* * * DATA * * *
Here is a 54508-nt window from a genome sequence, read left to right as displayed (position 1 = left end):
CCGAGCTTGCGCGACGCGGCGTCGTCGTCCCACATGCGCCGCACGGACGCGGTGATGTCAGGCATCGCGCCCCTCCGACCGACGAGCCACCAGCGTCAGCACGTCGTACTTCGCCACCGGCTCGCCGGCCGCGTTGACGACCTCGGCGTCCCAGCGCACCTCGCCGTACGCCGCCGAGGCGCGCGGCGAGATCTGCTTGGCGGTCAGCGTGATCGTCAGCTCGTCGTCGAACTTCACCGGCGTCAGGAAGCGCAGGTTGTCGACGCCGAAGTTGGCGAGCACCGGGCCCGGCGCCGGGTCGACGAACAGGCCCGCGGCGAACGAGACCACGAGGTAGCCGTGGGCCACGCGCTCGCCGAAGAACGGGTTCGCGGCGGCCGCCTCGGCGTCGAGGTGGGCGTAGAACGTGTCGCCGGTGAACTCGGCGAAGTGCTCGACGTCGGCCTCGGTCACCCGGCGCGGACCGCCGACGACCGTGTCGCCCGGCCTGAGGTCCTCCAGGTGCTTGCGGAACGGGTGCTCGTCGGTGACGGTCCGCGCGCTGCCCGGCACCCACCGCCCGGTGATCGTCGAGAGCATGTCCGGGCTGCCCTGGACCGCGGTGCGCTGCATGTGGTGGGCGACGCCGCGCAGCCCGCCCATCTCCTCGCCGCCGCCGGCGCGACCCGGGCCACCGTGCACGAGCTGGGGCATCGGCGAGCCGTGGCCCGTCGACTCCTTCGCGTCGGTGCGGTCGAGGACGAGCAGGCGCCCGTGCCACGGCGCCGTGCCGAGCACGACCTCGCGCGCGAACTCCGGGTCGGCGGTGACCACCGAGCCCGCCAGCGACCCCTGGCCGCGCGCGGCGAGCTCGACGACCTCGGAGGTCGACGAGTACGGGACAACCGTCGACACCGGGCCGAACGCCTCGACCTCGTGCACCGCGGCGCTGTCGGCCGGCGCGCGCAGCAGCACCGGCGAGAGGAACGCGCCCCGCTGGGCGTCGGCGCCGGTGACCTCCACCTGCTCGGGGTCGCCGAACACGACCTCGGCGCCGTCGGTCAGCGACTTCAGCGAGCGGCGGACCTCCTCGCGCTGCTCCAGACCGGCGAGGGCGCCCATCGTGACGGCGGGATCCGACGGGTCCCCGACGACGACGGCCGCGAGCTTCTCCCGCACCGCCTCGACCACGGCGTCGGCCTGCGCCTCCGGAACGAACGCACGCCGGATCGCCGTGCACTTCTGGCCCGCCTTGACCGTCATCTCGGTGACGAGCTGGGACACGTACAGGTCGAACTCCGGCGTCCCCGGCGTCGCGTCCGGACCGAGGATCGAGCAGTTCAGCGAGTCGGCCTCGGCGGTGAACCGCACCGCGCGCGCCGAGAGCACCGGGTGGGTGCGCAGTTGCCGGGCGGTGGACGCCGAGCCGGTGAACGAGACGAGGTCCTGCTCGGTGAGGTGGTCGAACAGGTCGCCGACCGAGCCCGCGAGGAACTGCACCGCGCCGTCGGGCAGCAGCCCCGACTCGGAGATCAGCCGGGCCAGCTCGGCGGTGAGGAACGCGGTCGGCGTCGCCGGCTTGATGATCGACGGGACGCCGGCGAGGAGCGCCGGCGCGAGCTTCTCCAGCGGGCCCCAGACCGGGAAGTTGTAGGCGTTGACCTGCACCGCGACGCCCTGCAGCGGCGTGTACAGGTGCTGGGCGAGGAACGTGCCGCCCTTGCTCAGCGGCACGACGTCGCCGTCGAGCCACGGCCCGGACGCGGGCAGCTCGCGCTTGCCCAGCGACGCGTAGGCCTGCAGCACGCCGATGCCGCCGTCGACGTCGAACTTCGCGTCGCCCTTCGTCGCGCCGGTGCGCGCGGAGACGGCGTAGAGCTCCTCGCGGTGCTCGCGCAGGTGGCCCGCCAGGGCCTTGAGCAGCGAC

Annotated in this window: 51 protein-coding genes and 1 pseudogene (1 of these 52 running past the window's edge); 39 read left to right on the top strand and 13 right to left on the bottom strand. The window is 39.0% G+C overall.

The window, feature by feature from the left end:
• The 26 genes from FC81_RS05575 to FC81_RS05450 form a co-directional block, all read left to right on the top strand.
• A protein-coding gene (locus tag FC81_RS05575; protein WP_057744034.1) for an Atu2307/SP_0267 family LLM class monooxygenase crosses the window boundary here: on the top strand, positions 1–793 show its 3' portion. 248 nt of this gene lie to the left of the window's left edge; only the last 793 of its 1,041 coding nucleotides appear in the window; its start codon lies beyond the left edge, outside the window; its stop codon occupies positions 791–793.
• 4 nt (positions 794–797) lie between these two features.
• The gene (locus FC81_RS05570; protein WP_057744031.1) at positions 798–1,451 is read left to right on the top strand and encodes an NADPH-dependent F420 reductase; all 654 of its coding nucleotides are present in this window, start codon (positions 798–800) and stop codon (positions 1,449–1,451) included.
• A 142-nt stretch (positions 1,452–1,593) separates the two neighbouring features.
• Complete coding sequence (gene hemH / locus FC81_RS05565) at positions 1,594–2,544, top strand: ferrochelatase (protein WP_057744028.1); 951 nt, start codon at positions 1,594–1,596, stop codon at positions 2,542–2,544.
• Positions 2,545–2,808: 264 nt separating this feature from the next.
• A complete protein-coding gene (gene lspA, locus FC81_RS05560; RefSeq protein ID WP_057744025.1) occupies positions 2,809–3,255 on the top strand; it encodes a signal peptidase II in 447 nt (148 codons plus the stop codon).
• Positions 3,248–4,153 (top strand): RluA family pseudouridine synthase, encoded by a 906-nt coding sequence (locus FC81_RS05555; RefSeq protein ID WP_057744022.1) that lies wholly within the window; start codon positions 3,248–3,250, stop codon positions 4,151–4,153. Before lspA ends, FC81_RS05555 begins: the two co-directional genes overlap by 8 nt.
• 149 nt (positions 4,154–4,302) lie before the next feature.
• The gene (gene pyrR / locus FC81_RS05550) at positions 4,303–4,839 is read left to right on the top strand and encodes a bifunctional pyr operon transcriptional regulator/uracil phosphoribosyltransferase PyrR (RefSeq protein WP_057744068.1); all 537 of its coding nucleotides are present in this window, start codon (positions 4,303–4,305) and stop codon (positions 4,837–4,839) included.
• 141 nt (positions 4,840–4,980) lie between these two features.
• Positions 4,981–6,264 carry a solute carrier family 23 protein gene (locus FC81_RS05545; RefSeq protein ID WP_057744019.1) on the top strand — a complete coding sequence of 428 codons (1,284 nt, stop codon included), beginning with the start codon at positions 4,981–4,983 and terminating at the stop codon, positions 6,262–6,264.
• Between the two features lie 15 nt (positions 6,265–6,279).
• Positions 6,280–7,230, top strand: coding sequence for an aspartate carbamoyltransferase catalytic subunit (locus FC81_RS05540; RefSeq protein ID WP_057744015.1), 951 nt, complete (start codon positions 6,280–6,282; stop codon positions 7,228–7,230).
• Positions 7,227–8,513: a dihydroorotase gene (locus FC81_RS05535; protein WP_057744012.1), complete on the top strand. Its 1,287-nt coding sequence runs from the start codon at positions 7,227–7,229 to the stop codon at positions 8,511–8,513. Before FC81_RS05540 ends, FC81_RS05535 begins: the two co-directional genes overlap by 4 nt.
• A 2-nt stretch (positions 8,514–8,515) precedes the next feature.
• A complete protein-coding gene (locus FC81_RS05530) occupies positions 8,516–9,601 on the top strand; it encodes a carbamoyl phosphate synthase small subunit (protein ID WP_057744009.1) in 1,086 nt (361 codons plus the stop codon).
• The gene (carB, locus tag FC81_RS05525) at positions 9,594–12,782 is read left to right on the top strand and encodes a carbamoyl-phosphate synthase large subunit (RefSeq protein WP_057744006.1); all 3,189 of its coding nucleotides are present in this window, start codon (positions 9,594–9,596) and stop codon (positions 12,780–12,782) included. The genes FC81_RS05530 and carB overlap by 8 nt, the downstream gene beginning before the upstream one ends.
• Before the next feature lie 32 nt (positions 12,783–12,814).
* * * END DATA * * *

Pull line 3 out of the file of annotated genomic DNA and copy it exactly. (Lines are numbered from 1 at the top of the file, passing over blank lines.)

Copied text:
Annotated in this window: 51 protein-coding genes and 1 pseudogene (1 of these 52 running past the window's edge); 39 read left to right on the top strand and 13 right to left on the bottom strand. The window is 39.0% G+C overall.